Nehemiah Choate, A Deacon of the Church and builder of several of the homes within the
District, is surmounted by an open square belfry with corner pilasters supporting a frieze and
mutulary cornice. Above the belfry is an octagonal superstructure with louvered, arched
opening. Finally another octagonal superstructure surmounted by finals and weathervane
completes the steeple. The main building of the Church has a gable roof with cornice returns,
a block cornice and slate roof, and a coursed granite block foundation. The roof timbers are
hand-hewn, 15 X 18 inches in size.
Besides having religious services,. The Church Building is used by many organization. The
old structure has held many community suppers, plays, concerts, weddings, funerals, poetry
readings, historical re-enactments – plus the sanctuary provides a serene place for those who
feel the occasional need for peace and quiet in this busy world.
First Parish Church, East Derry Seven to Save Application - 2009 Page 2
2. Property’s Age and Current Condition
First Parish Church was built in 1769, enlarged in 1824, and reconfigured to two stories in
1845, and further remodeled and restored in 1884. The Tower base is believed to be original,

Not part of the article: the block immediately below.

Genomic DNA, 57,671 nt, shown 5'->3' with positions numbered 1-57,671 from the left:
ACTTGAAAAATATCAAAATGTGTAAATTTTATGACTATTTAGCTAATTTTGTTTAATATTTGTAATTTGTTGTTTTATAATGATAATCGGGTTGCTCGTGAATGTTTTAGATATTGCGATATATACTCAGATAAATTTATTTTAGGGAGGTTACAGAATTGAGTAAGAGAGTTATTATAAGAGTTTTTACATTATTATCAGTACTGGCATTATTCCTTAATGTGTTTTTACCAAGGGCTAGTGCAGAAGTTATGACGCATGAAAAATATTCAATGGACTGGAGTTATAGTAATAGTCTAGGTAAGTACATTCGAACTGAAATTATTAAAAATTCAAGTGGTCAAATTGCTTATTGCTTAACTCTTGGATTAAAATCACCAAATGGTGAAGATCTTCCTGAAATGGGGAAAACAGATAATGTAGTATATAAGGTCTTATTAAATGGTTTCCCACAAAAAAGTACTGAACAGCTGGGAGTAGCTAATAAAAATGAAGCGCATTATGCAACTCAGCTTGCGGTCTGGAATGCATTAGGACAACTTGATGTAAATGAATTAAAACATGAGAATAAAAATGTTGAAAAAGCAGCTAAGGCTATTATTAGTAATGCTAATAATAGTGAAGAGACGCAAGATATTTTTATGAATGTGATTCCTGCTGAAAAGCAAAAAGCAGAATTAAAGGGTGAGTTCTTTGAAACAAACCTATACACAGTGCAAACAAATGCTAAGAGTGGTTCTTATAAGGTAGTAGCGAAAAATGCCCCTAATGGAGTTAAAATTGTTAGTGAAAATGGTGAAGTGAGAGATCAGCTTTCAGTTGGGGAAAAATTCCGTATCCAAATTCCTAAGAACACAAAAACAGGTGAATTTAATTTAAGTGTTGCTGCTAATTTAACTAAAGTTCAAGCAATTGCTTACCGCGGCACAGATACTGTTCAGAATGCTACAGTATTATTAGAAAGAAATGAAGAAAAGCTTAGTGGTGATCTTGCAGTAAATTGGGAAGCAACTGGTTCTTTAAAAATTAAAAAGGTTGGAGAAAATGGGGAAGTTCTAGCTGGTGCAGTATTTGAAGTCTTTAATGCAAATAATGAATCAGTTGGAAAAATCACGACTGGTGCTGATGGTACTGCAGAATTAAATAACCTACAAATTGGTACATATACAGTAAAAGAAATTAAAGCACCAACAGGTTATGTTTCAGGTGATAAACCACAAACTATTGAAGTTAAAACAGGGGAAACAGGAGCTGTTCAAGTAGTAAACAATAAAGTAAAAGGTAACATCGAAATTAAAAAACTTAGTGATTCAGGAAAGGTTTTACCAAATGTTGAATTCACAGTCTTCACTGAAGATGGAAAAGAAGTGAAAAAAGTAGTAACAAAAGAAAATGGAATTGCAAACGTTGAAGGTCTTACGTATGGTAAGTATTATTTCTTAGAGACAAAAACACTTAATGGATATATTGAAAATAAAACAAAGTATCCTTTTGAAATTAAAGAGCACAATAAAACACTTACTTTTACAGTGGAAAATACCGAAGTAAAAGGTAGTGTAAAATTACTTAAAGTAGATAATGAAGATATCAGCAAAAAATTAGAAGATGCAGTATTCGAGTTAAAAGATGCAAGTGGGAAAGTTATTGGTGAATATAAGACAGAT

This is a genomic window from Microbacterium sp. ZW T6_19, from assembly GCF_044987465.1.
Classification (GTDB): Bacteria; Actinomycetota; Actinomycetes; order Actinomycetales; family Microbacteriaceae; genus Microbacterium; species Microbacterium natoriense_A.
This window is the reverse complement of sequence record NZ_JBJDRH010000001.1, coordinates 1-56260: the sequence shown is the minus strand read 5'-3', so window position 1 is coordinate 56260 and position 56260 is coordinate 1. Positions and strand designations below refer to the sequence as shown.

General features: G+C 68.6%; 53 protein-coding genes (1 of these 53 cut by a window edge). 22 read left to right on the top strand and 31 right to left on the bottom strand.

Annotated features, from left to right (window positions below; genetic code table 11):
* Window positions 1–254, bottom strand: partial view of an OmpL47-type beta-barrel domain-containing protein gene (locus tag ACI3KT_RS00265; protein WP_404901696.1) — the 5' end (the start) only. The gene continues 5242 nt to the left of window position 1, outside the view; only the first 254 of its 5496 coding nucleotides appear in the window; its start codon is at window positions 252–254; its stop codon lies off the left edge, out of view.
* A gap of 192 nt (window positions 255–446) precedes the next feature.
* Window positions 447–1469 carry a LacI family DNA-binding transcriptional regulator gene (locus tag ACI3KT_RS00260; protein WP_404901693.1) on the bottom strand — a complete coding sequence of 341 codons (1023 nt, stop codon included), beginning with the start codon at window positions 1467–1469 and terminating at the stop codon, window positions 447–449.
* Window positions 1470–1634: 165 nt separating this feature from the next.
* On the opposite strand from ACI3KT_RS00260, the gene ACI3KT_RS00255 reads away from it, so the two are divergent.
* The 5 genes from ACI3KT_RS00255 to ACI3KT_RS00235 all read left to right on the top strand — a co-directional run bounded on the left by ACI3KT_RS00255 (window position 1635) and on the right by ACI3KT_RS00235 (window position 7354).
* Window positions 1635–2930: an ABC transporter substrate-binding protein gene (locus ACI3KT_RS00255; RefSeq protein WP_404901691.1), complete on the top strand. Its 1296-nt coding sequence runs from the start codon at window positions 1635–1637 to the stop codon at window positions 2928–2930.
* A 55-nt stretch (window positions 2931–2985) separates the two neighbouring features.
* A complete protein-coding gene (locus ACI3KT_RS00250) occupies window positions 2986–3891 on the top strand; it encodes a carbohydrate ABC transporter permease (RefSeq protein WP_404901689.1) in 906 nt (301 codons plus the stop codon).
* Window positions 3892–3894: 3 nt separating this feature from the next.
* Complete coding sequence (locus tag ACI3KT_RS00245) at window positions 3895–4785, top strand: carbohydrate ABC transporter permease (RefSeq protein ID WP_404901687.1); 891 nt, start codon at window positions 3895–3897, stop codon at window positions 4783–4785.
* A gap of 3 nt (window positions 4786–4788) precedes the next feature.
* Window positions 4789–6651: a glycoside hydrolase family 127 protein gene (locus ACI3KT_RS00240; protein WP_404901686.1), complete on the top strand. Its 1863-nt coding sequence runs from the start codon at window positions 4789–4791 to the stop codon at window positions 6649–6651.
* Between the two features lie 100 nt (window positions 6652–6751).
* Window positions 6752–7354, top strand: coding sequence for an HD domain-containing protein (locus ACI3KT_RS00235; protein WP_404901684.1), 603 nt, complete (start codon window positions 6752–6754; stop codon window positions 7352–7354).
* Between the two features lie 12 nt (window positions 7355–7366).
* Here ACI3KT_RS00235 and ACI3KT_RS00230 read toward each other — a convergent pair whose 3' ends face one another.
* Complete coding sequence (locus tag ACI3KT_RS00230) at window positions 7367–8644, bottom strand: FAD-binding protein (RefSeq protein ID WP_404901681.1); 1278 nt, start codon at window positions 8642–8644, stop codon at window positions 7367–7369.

the upper part was changed in 1824.
The building currently needs considerable repair to interior and exterior features, including
new roofing, a new coat of exterior paint, and repair to architectural trim. Much more
significant, however, are the results from an engineering report commissioned in 2002 that
call for major structural repair of the foundation level, both floor levels, and the roof level.
(Foley & Buhl Engineering, Manchester, Oct. 2001 – Jan. 2002).
3. The Threat to the Property and Efforts to Preserve it Thus Far
The 2002 engineering report estimated the project cost for the urgent structural repairs at
$814,870. Lack of funds have kept this work from commencing.
Practical efforts to achieve the restructuring goals renewed in 2008 and 2009, first with the